Transitioning Nigeria’s National Population Policy: From Policy to Implementation
By Folakemi Ajala (Lead Writer)
The National Institute of Policy and Strategic Studies (NIPSS) is the top think tank in the federation, responsible for conducting cutting edge research on national issues. Every year, the Nigerian President assigns a theme to members of the Senior Executive Course, the flagship program of the Institute, to conduct research and submit a report directly to him. The theme for members of SEC 42 (2020) was, ‘Population Growth and Human Capital Development: Challenges and Opportunities’.
The findings of the report formed the basis for the Revised National Policy on Population for Sustainable Development, which was launched by President Muhammadu Buhari on February 3, 2022. Contributions like these are critical to the formulation of policy, because when done right, they provide invaluable insight.
Given the contribution of NIPSS in shaping the revision of the National Population Policy, the development Research and Project Centre (dRPC), Partnership for Advocacy in Child and Family Health at Scale (PACFaH@Scale/PAS) and the Bill & Melinda Gates Foundation found an opportunity to support the NIPSS in bringing together relevant experts and practitioners who have the mandate and capacity for implementation, to deliberate on how to make the transition from good policy to effective implementation.
To this end, a high-level meeting, titled ‘Implementing the National Population Policy: The Responsibility of the MDAs and Private Sector at National and Subnational Levels’ took place in June 2022. The event was attended by stakeholders and implementers across the public and private sector, academia, CSOs, and international donor agencies.
At the meeting, Hon. Nasir Isa Kwarra, the Chairman, National Population Commission, highlighted some important findings of the research carried out by SEC 42:
- Nigeria’s population is one of the highest in the world, and as of 2019, 86.7% of the population were dependent. This means that out of 210 million Nigerians, only 27.9 million were productive.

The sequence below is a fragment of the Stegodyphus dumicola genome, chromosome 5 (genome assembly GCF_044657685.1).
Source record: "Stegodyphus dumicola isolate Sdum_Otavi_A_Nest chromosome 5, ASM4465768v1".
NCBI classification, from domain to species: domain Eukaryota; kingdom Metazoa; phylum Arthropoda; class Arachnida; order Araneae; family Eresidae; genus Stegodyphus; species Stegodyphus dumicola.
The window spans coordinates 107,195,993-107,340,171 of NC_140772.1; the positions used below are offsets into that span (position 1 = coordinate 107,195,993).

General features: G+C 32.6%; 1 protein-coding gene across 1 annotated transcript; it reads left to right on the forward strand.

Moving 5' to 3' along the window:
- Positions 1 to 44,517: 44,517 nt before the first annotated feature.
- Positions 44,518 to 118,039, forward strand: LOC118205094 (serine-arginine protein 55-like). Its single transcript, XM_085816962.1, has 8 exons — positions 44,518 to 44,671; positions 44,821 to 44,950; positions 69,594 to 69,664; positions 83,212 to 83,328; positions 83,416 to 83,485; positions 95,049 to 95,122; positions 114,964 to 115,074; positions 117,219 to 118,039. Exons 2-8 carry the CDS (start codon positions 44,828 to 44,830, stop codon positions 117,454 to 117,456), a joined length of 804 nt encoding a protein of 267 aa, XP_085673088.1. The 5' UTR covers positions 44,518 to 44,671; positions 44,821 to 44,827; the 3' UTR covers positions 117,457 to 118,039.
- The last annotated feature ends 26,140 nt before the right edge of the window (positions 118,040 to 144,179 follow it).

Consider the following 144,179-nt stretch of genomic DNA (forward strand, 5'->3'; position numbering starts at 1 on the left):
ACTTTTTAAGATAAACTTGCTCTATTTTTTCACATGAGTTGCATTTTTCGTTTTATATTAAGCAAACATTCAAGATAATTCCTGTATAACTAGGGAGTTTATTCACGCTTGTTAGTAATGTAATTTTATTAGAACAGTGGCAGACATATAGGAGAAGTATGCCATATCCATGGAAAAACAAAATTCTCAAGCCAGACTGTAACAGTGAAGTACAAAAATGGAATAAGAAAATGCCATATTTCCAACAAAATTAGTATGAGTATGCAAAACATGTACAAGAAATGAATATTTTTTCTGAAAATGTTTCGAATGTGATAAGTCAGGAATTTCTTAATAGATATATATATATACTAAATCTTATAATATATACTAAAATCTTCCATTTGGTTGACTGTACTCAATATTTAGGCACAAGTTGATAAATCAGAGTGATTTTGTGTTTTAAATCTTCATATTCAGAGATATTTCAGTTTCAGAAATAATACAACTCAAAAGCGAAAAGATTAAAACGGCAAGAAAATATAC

- Nigeria’s demographic crisis was compounded by the inadequate attention given to the components of human capital development over the years, which include; health and wellbeing, education and skills development, and expansion of per capita income and gross domestic product.
- Family Planning is important for the management of our population and remains one of the most cost-effective ways of preventing maternal, infant, and child mortality; reducing unintended pregnancies and high risk births; promoting gender equality; accelerated socioeconomic development; and protection of the environment.
The Revised National Policy provides three frameworks which classify the responsibilities of those concerned. These frameworks are designed to achieve cohesion, ownership, collaboration, partnership, and engagement across all levels and sectors for the effective implementation of the policy.
First is the National Council for Population Management which is chaired by the serving President of the Federal Republic of Nigeria, and its membership is comprised of the heads of implementing MDAs, such as; the Heads of Defence Agencies, the Inspector General of the Federation, the Surveyor General of the Federation, the Senate President, the Secretary to the Government of the Federation, and the Head of Civil Service of the Federation. This council is responsible for providing guidance for the implementation of the policy at the highest level.